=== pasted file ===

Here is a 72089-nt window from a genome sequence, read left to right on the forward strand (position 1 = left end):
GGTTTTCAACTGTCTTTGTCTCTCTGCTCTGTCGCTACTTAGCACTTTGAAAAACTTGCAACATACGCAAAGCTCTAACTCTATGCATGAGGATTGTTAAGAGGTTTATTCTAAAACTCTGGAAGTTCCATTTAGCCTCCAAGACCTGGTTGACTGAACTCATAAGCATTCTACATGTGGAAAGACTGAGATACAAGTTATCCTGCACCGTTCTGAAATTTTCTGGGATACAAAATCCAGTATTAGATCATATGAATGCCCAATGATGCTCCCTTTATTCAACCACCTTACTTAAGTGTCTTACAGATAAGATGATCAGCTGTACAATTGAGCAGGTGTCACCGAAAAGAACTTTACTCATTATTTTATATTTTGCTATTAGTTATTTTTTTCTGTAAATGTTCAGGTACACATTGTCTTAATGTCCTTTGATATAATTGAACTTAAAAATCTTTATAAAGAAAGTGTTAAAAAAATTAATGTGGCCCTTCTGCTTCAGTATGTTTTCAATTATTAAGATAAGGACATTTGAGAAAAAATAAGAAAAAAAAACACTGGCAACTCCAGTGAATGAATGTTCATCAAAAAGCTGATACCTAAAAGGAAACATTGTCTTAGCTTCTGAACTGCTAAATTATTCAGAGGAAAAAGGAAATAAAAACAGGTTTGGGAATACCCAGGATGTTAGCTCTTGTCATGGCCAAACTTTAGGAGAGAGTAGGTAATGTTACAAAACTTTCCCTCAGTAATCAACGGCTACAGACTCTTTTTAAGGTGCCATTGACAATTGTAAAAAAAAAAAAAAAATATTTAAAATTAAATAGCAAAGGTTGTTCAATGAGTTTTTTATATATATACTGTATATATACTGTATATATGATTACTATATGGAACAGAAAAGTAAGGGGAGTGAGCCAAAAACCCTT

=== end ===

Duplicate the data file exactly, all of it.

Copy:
Here is a 72089-nt window from a genome sequence, read left to right on the forward strand (position 1 = left end):
GGTTTTCAACTGTCTTTGTCTCTCTGCTCTGTCGCTACTTAGCACTTTGAAAAACTTGCAACATACGCAAAGCTCTAACTCTATGCATGAGGATTGTTAAGAGGTTTATTCTAAAACTCTGGAAGTTCCATTTAGCCTCCAAGACCTGGTTGACTGAACTCATAAGCATTCTACATGTGGAAAGACTGAGATACAAGTTATCCTGCACCGTTCTGAAATTTTCTGGGATACAAAATCCAGTATTAGATCATATGAATGCCCAATGATGCTCCCTTTATTCAACCACCTTACTTAAGTGTCTTACAGATAAGATGATCAGCTGTACAATTGAGCAGGTGTCACCGAAAAGAACTTTACTCATTATTTTATATTTTGCTATTAGTTATTTTTTTCTGTAAATGTTCAGGTACACATTGTCTTAATGTCCTTTGATATAATTGAACTTAAAAATCTTTATAAAGAAAGTGTTAAAAAAATTAATGTGGCCCTTCTGCTTCAGTATGTTTTCAATTATTAAGATAAGGACATTTGAGAAAAAATAAGAAAAAAAAACACTGGCAACTCCAGTGAATGAATGTTCATCAAAAAGCTGATACCTAAAAGGAAACATTGTCTTAGCTTCTGAACTGCTAAATTATTCAGAGGAAAAAGGAAATAAAAACAGGTTTGGGAATACCCAGGATGTTAGCTCTTGTCATGGCCAAACTTTAGGAGAGAGTAGGTAATGTTACAAAACTTTCCCTCAGTAATCAACGGCTACAGACTCTTTTTAAGGTGCCATTGACAATTGTAAAAAAAAAAAAAAAATATTTAAAATTAAATAGCAAAGGTTGTTCAATGAGTTTTTTATATATATACTGTATATATACTGTATATATGATTACTATATGGAACAGAAAAGTAAGGGGAGTGAGCCAAAAACCCTT